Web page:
Tag Archives: Hands on Science Boot Camp

Boot Camp Update – Dedicated Teachers in Pittsburgh Area

We just wrapped up the final leg of our teacher boot camp tour with workshops in Pittsburgh and New York. While everyone on the team is exhausted, the one thing that keeps the energy high is meeting other teachers who are truly making a difference. I met teachers in both cities who paid to come to boot camp on their own – no funding from their schools or the district. I asked the same question you’re probably asking, “Why did you do it?” One self-funded teacher in the Pittsburgh workshop described answered with this…

I’m a professional who believes that training is important. I think that teachers who isolate themselves to their classroom never grow. I really enjoy teaching science and I came to the workshop to find new ways to get my kids fired up. Once my Principal sees the results, she’ll support more and more. I know it.

It’s tough to believe that we work in a profession where our leaders don’t believe in or support professional staff development, but I can’t help but be inspired by her dedication to teaching and to her students.

I also met these two amazing teachers… Penny Hampshire and Kim Carpenter, teachers at Clawson B.E.S.T. Pre-K. I’ve learned over the years to pay particular attention to the teachers who sit in the front row at my workshops. They either don’t know any better (and they’re going to get soaked in flying soda) or they’re extremely enthusiastic. Penny and Kim were both! Here are two teachers that do more solid science with their Pre-K children than some kids get during their entire elementary school experience. I could go on and on, but just check out the Claswson website – Science Thursdays and enjoy watching master teachers at work.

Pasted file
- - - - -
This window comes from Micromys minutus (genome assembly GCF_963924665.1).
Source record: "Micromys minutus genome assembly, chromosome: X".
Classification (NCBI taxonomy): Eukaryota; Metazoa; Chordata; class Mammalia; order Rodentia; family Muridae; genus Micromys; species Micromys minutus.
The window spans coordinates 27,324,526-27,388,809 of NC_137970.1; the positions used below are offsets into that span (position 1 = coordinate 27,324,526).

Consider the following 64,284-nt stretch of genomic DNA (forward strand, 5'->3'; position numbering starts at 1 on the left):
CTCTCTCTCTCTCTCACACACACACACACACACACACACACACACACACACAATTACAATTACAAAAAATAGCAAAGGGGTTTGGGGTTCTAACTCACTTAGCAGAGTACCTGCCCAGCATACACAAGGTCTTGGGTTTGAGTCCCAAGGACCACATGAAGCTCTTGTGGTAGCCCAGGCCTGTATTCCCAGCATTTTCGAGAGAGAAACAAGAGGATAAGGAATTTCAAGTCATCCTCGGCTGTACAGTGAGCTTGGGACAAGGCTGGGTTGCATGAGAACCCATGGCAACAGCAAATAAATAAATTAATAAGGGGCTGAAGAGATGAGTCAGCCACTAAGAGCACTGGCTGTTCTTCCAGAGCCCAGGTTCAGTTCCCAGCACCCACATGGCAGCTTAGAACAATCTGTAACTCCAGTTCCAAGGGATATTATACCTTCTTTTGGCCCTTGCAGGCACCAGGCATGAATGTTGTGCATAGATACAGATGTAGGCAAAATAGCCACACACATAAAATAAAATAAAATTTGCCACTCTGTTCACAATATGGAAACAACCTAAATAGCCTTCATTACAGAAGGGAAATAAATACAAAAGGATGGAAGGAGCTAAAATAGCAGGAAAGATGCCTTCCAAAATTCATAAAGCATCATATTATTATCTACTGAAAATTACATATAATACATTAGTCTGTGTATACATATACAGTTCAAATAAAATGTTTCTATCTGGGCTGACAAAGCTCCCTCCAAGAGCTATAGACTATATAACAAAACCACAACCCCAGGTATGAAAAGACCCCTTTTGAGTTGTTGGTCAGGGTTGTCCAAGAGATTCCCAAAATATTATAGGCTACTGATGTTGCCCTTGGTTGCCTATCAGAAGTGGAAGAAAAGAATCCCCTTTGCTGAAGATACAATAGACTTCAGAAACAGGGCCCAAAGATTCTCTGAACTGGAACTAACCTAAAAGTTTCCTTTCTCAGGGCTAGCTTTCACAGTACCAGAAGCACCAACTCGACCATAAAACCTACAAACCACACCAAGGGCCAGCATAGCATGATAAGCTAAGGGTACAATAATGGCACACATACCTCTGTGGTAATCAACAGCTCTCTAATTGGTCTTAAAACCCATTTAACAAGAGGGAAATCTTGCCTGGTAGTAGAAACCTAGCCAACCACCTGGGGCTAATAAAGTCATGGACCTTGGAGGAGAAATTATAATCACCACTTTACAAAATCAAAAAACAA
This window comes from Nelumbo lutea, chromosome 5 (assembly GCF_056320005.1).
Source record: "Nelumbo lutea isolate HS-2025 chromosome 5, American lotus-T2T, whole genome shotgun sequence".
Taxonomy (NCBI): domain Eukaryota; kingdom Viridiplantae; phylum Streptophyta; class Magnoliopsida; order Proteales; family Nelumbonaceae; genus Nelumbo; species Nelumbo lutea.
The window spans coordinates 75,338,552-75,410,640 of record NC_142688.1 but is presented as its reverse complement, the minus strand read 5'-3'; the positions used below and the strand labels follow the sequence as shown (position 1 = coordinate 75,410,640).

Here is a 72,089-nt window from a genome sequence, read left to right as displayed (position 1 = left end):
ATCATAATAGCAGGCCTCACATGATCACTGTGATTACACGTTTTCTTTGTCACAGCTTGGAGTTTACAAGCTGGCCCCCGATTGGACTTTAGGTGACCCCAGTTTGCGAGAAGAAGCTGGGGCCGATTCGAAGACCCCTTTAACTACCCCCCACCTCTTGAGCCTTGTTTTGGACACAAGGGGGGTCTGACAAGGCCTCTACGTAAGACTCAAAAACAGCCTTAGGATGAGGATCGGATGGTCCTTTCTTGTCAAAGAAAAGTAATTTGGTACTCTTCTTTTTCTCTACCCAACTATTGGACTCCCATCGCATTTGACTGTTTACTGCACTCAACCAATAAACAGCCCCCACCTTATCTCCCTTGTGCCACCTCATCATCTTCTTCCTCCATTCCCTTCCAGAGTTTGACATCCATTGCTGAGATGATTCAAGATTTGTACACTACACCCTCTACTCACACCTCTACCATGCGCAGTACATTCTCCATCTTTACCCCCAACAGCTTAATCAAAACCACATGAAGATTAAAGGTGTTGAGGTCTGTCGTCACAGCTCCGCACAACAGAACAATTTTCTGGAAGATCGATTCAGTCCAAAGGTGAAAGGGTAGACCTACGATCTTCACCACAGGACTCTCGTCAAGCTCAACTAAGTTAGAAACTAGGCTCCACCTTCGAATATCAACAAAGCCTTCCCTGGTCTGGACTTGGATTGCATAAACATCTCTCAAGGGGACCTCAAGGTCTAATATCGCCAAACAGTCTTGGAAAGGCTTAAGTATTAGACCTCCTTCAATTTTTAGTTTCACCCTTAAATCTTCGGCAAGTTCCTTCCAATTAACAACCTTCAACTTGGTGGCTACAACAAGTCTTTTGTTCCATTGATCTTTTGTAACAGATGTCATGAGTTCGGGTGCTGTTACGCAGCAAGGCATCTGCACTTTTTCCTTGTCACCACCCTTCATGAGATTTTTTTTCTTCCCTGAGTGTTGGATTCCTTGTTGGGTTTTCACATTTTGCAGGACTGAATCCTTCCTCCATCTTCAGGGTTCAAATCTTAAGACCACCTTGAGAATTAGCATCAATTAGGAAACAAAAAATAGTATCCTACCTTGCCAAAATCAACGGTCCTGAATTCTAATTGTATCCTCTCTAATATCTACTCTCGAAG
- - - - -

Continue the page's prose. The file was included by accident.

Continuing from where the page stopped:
As always, I invite teachers who attend my workshops to share their comments and take-aways on the blog. Any thoughts from Pittsburgh?

When the tie dyed lab coat comes out, it’s time for science

You’re in for a treat today, because I’m posting my very first podcast interview.

Listen in on my discussion with Julie Gintzler, kindergarten teacher extraordinaire and instructor at the Hands-on Science Boot Camp as she shares one of her secrets to teaching science.

Julie doesn’t do diagrams on the board or long dissertations. Her secret is her lab coat. After 18 years of teaching, Julie has finally found something that sparks the kids’ imagination right off. The first time she introduces a science experiment, she wears her tie dyed lab coat. From it she pulls out a gem of the day. It might be a test tube. It might be a magnifying glass. It’s a great way to introduce the tools in a fun and exciting way. The kids know the minute her lab coat goes on, science is just around the corner.

Most lab coats are white. One of my teachers in high school had one with burns all over it. Julie tried a plain white one and the kids were frightened. They thought “doctor”? or “nurse”?. So Julie’s is tie dyed from head to toe in primary colors.

Not only is it a cue that it is time to talk about science, but the children get excited about science. Get them excited when they are young and while their minds are open.

Pod1
Listen to my podcast interview of science teacher superstar Julie Gintzler

(File size is 1.2 MB) (Show length 5 minutes)

What’s your secret? Is there something you use like Julie’s lab coat to let your students know that they’re in for something special? Click on the comment button to share your ideas.